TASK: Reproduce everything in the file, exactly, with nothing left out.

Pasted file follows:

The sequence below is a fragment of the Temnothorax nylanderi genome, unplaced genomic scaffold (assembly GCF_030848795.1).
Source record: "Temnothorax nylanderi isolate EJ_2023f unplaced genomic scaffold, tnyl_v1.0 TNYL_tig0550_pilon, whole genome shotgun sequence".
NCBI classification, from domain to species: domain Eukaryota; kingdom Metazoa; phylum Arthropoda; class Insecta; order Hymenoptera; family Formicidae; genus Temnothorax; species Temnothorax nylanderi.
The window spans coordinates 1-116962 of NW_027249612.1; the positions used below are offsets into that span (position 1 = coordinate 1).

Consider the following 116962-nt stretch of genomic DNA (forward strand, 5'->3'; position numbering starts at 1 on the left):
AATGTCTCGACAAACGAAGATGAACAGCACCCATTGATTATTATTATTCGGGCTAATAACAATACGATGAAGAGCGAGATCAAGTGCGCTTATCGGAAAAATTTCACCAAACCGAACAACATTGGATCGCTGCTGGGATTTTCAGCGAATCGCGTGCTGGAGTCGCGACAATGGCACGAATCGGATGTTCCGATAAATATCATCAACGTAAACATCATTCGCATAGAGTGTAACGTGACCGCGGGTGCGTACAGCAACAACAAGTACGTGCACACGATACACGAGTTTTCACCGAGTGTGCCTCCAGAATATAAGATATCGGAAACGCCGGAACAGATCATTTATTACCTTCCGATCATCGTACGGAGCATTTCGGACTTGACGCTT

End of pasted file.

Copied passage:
The sequence below is a fragment of the Temnothorax nylanderi genome, unplaced genomic scaffold (assembly GCF_030848795.1).
Source record: "Temnothorax nylanderi isolate EJ_2023f unplaced genomic scaffold, tnyl_v1.0 TNYL_tig0550_pilon, whole genome shotgun sequence".
NCBI classification, from domain to species: domain Eukaryota; kingdom Metazoa; phylum Arthropoda; class Insecta; order Hymenoptera; family Formicidae; genus Temnothorax; species Temnothorax nylanderi.
The window spans coordinates 1-116962 of NW_027249612.1; the positions used below are offsets into that span (position 1 = coordinate 1).

Consider the following 116962-nt stretch of genomic DNA (forward strand, 5'->3'; position numbering starts at 1 on the left):
AATGTCTCGACAAACGAAGATGAACAGCACCCATTGATTATTATTATTCGGGCTAATAACAATACGATGAAGAGCGAGATCAAGTGCGCTTATCGGAAAAATTTCACCAAACCGAACAACATTGGATCGCTGCTGGGATTTTCAGCGAATCGCGTGCTGGAGTCGCGACAATGGCACGAATCGGATGTTCCGATAAATATCATCAACGTAAACATCATTCGCATAGAGTGTAACGTGACCGCGGGTGCGTACAGCAACAACAAGTACGTGCACACGATACACGAGTTTTCACCGAGTGTGCCTCCAGAATATAAGATATCGGAAACGCCGGAACAGATCATTTATTACCTTCCGATCATCGTACGGAGCATTTCGGACTTGACGCTT